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    Default Re: Epoxy Resin, $99 a Gallon Plus Resin? Que? What are some "Natural" Alternatives

    Ditto Paul's epoxy.
    Chuck Thompson

  6. #41
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    Default Re: Epoxy Resin, $99 a Gallon Plus Resin? Que? What are some "Natural" Alternatives

    Quote Originally Posted by capefox View Post
    I worked with MAX BOND/Polymer Composites resin in temperatures ranging from 40 F to 105 F and found it virtually unusable below 70 F. Heating the bottles in hot water or warming the workpieces with a heat gun helped make it more viscous, but as you say it is substantially thicker than the RAKA, U.S. Composites, and West epoxies. Thinning the epoxy with acetone will make it more viscous, but I've heard that when the solvent evaporates during the curing process it will create pores or pits in the epoxy -- weaker and less resistant to moisture. Perhaps some engineer can confirm this for me. Still, if were stuck with a big order of it, I would take that route to make it workable. If the moisture can get in it can get out, right (assuming the boat spends much of its time out of the water)?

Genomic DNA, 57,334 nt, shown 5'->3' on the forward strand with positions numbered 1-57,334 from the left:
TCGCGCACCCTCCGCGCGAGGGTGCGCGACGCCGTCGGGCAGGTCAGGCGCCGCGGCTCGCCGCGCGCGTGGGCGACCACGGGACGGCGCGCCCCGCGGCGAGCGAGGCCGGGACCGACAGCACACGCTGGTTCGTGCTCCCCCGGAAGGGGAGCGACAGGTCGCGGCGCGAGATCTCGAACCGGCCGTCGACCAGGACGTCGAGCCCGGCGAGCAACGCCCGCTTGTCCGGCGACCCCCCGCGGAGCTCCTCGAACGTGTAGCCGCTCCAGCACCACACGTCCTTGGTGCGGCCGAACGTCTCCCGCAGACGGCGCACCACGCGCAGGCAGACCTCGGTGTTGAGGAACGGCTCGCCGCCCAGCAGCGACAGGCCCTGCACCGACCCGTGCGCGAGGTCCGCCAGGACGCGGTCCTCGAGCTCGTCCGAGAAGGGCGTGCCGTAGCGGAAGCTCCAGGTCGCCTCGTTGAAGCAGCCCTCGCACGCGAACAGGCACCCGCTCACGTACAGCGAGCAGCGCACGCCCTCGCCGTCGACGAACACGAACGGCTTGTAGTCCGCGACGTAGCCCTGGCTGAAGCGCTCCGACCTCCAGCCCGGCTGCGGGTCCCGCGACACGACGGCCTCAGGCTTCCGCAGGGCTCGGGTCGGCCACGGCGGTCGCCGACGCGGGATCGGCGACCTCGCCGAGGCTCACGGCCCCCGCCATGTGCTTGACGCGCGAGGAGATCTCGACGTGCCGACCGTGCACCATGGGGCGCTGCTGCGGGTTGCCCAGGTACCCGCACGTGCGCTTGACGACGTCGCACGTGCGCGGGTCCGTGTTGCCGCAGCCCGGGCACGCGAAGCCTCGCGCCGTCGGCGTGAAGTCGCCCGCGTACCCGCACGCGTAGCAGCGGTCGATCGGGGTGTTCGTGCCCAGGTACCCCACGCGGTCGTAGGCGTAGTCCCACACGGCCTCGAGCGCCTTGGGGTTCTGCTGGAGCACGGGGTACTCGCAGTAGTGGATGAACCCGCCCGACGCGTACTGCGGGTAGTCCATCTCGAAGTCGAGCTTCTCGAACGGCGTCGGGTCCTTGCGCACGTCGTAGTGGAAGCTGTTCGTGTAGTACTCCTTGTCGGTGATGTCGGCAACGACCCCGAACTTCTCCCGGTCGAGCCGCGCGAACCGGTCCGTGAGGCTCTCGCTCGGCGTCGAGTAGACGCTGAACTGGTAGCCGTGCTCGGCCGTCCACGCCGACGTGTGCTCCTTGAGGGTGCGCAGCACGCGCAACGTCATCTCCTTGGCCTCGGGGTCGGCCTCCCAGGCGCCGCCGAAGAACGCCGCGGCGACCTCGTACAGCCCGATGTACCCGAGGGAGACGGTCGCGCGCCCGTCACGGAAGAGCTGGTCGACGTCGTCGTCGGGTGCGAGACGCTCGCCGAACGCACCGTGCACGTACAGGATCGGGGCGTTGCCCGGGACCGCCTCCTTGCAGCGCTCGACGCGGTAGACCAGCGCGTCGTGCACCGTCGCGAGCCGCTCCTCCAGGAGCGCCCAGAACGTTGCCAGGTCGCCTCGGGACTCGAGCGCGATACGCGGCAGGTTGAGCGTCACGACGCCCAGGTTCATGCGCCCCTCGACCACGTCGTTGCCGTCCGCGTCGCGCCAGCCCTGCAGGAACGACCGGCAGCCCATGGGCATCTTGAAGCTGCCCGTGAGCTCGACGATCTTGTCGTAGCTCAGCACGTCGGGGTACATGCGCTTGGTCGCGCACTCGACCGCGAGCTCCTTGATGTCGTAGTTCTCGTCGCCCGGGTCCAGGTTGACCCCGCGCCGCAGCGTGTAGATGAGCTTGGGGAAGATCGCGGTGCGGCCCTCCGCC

Well there you have me. I haven't attempted to work with it below 70 degrees. If it's colder than that here in Houston, it's probably raining and I pretty much have to work outside in the driveway. If it's raining, I'm working on something else or napping...

    As for the thinner, I think any epoxy should be thinned with a solvent that evaporates extremely quickly. This gets rid of the solvent before the curing process really gets started. Acetone and MEK are the most used I believe. I use small amounts of Acetone because MEK is extremely toxic.